Diseases & Conditions
Try this: The nose knows about nasal rinses
- Reviewed by Howard E. LeWine, MD, Chief Medical Editor, Harvard Health Publishing
Clogged sinuses? Runny nose? Facial pain or pressure? Rinsing your nasal cavity with a saline solution can be an easy way to find relief.
"Sinus and nasal irrigations are among the best studied non-pharmacologic ways to treat common nasal symptoms," says Dr. Benjamin Bleier, a sinus specialist at Harvard-affiliated Massachusetts Eye and Ear.
You can do a nasal rinse using a small bulb syringe or a neti pot, which resembles a small teapot. Both are found at most drugstores and online. Here's how it's done:
1. Stir two to three teaspoons of non-iodized salt (not table salt, which has too many additives) and ¼ to ½ teaspoon of baking soda into 2 cups of lukewarm distilled water. (You can use tap water, but always boil it first.) Another option is an over-the-counter sinus mix; add one packet to the neti pot and fill it with distilled or cooled boiled tap water.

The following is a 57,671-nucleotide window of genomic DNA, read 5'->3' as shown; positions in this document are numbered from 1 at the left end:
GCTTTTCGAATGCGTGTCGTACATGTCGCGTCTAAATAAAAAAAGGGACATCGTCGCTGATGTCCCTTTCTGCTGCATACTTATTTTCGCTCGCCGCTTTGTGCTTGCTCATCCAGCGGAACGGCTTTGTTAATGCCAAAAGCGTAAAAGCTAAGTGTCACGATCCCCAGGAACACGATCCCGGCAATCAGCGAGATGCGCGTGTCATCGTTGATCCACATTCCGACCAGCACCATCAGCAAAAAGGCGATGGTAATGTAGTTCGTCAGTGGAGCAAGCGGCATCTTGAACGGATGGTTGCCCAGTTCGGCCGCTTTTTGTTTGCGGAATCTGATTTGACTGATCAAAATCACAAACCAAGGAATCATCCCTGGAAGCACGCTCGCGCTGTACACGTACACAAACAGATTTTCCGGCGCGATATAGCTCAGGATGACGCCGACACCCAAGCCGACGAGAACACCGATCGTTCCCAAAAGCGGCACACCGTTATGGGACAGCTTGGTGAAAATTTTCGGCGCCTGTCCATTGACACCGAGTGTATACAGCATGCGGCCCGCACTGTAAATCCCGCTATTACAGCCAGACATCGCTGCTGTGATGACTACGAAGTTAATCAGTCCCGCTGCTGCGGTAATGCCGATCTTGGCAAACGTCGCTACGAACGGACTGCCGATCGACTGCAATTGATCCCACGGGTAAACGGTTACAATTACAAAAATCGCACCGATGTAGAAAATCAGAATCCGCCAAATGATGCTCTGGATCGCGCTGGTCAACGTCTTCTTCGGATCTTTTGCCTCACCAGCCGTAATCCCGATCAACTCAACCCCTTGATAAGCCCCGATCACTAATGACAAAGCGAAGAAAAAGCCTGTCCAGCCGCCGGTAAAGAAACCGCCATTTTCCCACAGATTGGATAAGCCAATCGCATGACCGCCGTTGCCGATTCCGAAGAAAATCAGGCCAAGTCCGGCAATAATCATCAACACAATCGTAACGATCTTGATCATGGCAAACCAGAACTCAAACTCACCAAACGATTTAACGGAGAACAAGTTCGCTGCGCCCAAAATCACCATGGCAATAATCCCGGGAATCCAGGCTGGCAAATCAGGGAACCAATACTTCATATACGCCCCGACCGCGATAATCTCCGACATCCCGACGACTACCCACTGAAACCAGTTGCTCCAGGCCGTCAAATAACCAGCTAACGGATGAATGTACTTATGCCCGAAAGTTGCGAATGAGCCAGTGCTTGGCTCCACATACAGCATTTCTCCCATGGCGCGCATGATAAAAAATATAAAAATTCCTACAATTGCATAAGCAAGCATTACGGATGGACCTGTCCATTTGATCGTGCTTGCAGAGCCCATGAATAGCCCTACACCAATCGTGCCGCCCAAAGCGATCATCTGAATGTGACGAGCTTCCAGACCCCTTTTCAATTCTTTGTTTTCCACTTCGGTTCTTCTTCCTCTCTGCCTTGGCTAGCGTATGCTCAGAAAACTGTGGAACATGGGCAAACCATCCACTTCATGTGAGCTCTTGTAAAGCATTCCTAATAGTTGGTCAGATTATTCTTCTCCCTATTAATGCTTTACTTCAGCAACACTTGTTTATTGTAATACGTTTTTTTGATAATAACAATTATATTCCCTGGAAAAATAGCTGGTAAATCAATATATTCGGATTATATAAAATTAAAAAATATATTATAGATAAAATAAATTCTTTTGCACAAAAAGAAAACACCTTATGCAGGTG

2. Pour the solution into a neti pot or pull it into a bulb syringe.
3. To rinse your nose, stand over a sink, bend forward, and tilt your head to one side. Insert the tip of the pot or syringe inside one nostril, and gently pour or squeeze the bulb to release about 1/4 to 1/2 cup of the solution. The water will run back out the nostril (or possibly the opposite nostril) and into the sink. Repeat the procedure in the other nostril. Perform twice a day until your sinuses are clear.
Thoroughly rinse (with distilled or cooled boiled water) and dry the neti pot or bulb syringe after each use.
Image: © Maria Zubareva/Getty Images
About the Author
Matthew Solan, Executive Editor, Harvard Men's Health Watch
About the Reviewer
Howard E. LeWine, MD, Chief Medical Editor, Harvard Health Publishing
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